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Massive Crowds Line Up to Adopt Thousands of Pets at "Empty the Shelter Day"

People line up for the chance to adopt an adorable pet
People line up for the chance to adopt an adorable pet
Dallas Animal Services and Adoption Center Facebook Page

Dallas-Fort Worth, Texas -- Last Saturday in Dallas-Fort Worth, eager fans camped overnight in tents, and lined up around buildings to get free admission to a life-changing event--finding a furry, forever friend to join their home and their family.

While summer for most people means fun under the sun, family vacations, and kids out of school, for animal shelters nationwide it means an influx of new animals. Every summer, spring kittens and puppies become unwanted mouths to feed, people abandon or surrender their pets to move or take long vacations, and unprepared pet owners lose panicked pets fleeing fireworks. For many shelters, the response to this overcrowding is to kill more animals each day. Others, however, have huge adoption events and try to find loving homes for the pets in their care.

Last Saturday, 33 Dallas-Fort Worth Area shelters participated in Empty the Shelter Day, an event designed to reduce the summer overcrowding at these shelters. According to the Dallas News, “Irving Animal Services manager Corey Price and the city’s communications manager, Meribeth Sloan, coordinated the new regional adoption drive.” Price sent emails to 10 cities, who all agreed to participate. He told the Dallas News, “It spread by word of mouth and grew from there.”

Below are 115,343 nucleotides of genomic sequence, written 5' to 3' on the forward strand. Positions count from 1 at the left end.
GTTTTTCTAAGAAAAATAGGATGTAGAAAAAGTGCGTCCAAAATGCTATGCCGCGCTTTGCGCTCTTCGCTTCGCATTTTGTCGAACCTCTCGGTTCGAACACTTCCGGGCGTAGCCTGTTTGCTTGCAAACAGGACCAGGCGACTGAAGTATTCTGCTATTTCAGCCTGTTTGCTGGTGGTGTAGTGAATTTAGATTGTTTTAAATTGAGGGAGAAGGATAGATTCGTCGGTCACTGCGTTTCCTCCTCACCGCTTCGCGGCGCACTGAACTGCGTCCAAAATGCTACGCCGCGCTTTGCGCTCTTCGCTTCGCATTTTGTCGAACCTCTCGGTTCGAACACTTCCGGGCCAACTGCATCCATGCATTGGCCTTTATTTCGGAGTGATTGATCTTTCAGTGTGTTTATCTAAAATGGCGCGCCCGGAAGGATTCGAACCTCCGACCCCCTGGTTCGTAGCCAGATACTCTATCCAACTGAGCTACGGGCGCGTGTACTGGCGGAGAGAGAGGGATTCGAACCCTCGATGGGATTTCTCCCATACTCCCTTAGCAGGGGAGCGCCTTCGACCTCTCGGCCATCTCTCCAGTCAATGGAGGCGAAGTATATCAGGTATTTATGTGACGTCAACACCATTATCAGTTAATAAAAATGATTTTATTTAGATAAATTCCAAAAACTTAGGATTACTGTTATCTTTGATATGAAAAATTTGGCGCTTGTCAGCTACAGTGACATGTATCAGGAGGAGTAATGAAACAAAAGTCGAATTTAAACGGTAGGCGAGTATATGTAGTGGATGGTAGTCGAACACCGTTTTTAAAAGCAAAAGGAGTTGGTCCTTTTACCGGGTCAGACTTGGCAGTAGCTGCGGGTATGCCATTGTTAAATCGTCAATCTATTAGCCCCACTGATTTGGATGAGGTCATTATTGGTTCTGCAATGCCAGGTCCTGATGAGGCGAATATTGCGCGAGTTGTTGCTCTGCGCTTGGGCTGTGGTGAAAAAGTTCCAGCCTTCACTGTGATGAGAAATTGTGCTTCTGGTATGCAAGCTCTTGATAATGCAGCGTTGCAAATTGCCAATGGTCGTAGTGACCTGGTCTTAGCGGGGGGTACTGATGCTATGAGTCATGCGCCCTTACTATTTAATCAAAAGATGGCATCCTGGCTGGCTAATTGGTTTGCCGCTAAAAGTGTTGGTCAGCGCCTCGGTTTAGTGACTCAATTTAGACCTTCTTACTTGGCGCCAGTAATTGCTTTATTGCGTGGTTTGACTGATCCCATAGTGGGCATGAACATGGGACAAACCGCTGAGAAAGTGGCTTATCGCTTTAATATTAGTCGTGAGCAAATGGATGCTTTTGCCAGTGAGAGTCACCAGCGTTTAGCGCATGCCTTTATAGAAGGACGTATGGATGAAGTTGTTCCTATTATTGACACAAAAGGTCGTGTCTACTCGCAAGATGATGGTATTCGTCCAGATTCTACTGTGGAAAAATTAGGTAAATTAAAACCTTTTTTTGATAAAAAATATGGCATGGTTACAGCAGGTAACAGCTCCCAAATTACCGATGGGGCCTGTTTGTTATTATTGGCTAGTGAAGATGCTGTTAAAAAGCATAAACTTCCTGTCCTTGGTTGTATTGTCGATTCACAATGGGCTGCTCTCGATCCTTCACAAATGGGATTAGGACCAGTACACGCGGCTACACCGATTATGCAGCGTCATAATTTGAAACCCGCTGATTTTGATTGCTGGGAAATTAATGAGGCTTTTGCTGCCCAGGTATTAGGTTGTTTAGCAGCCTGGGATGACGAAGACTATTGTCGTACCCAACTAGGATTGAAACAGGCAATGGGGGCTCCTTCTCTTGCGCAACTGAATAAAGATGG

To maximize the number of adoptions during this one-day event, each shelter agreed to waive adoption fees for most of their animals. This prompted some eager adopters to camp out in tents the night before, to get first pick at the available pets. Others lined up around their shelter’s building the morning of the event, waiting for it to open. By the end of the day, municipal and non-profit animal shelters in the Dallas-Fort Worth Area had adopted out 2,217 animals.

While they may not be as glamorous, for one special day, these forgotten animals drew crowds like rock stars, and thousands of families became lifelong fans. Price summed it up best when he told the Dallas News, “It warms my heart that we had so many shelters that wanted to do this. This is about saving lives.”